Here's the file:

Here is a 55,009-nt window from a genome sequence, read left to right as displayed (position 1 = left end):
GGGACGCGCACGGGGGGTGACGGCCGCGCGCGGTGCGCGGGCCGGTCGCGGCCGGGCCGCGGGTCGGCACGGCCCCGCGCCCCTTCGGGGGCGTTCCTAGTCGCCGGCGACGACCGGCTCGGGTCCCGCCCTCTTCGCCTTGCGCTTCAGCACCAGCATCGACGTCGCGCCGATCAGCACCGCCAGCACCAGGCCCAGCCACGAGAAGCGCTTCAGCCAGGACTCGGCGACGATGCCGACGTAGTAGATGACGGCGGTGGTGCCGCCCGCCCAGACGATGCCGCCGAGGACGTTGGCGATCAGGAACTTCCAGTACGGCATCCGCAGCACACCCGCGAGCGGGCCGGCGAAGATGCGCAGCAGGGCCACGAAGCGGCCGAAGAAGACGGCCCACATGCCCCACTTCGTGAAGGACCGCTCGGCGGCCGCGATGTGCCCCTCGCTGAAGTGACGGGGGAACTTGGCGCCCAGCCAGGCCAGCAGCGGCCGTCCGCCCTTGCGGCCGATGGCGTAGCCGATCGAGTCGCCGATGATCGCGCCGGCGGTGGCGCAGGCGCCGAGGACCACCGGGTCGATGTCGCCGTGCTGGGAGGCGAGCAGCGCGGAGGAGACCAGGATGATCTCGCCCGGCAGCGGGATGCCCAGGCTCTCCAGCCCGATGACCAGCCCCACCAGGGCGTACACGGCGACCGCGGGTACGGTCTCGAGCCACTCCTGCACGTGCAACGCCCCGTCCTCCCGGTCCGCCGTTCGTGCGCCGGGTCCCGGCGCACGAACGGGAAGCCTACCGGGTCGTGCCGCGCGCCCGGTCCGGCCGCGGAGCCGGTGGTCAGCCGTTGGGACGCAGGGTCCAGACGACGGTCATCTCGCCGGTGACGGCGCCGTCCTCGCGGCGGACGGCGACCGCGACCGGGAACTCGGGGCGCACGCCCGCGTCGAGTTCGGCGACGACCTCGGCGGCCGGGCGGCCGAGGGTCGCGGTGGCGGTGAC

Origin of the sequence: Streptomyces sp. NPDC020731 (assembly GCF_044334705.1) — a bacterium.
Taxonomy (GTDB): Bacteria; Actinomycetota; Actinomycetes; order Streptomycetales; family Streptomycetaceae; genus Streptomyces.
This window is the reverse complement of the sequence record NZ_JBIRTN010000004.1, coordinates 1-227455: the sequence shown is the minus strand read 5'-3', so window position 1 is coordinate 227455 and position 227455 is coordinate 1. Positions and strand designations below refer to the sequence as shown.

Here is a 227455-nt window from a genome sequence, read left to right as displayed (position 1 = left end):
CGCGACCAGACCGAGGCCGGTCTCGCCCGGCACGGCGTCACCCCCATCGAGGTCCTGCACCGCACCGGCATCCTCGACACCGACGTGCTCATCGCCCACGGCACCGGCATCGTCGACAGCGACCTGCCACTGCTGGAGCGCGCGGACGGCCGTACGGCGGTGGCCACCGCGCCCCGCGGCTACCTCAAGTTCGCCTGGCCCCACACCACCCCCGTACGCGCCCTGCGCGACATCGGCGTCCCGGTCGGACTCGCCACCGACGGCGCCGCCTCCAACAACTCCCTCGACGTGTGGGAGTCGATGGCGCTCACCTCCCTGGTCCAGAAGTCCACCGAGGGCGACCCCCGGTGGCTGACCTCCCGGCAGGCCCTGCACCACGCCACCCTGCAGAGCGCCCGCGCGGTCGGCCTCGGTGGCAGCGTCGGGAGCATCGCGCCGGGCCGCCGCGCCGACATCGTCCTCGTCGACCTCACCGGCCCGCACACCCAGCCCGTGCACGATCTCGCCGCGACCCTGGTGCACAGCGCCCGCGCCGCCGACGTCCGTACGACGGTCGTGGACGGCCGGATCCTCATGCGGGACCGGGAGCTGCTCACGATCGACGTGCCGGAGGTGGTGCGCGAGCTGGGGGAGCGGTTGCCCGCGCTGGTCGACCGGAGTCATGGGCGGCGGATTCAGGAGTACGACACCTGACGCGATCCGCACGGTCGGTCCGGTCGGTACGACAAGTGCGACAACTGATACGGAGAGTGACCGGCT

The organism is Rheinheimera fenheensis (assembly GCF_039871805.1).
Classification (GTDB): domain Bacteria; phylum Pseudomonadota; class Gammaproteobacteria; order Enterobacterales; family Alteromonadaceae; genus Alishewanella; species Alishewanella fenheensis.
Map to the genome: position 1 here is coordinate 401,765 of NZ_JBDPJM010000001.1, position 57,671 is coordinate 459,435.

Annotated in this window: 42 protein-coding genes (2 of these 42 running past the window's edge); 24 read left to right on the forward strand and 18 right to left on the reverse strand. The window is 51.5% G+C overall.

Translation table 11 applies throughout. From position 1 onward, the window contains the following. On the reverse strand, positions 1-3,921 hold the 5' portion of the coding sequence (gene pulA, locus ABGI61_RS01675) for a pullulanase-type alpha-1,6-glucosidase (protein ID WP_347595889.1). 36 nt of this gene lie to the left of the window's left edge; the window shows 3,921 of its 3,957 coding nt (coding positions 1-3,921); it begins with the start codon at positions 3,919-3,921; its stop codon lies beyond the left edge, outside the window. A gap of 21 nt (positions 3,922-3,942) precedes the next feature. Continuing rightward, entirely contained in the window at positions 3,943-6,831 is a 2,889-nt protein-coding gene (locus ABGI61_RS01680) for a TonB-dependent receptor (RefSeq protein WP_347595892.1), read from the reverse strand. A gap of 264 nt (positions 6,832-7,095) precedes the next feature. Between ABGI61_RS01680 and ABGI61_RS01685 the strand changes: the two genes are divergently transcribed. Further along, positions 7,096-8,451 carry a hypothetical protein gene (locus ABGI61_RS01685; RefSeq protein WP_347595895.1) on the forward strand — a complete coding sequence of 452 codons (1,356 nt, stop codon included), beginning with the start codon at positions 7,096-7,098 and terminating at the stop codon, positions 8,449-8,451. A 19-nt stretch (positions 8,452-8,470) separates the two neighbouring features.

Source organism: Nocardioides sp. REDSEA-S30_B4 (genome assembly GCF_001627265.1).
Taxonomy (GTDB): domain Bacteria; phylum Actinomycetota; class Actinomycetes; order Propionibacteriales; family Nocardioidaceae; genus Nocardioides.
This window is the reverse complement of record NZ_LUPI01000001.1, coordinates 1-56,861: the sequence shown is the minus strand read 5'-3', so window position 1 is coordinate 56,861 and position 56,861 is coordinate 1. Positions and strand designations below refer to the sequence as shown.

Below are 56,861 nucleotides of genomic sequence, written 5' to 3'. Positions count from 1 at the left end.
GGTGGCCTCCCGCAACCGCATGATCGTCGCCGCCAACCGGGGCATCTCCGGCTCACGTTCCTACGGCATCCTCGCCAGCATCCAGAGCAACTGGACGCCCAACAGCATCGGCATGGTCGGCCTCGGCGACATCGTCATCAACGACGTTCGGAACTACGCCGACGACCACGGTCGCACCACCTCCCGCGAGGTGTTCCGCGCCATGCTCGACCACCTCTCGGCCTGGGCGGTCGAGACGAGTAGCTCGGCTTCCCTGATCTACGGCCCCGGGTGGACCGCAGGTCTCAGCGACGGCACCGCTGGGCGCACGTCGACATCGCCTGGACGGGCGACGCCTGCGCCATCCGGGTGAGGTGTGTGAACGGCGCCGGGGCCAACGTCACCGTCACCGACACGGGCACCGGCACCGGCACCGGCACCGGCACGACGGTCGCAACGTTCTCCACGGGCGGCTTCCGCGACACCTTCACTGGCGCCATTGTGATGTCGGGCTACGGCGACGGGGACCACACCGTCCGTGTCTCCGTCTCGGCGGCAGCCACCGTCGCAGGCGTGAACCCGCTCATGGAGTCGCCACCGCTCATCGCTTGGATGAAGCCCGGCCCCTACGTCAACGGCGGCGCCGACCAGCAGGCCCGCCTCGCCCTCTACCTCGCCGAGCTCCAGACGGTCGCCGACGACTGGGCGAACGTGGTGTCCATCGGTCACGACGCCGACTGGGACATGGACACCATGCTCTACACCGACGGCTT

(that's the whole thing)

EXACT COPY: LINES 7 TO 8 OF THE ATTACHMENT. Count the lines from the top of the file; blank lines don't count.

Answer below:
CGCGACCAGACCGAGGCCGGTCTCGCCCGGCACGGCGTCACCCCCATCGAGGTCCTGCACCGCACCGGCATCCTCGACACCGACGTGCTCATCGCCCACGGCACCGGCATCGTCGACAGCGACCTGCCACTGCTGGAGCGCGCGGACGGCCGTACGGCGGTGGCCACCGCGCCCCGCGGCTACCTCAAGTTCGCCTGGCCCCACACCACCCCCGTACGCGCCCTGCGCGACATCGGCGTCCCGGTCGGACTCGCCACCGACGGCGCCGCCTCCAACAACTCCCTCGACGTGTGGGAGTCGATGGCGCTCACCTCCCTGGTCCAGAAGTCCACCGAGGGCGACCCCCGGTGGCTGACCTCCCGGCAGGCCCTGCACCACGCCACCCTGCAGAGCGCCCGCGCGGTCGGCCTCGGTGGCAGCGTCGGGAGCATCGCGCCGGGCCGCCGCGCCGACATCGTCCTCGTCGACCTCACCGGCCCGCACACCCAGCCCGTGCACGATCTCGCCGCGACCCTGGTGCACAGCGCCCGCGCCGCCGACGTCCGTACGACGGTCGTGGACGGCCGGATCCTCATGCGGGACCGGGAGCTGCTCACGATCGACGTGCCGGAGGTGGTGCGCGAGCTGGGGGAGCGGTTGCCCGCGCTGGTCGACCGGAGTCATGGGCGGCGGATTCAGGAGTACGACACCTGACGCGATCCGCACGGTCGGTCCGGTCGGTACGACAAGTGCGACAACTGATACGGAGAGTGACCGGCT

The organism is Rheinheimera fenheensis (assembly GCF_039871805.1).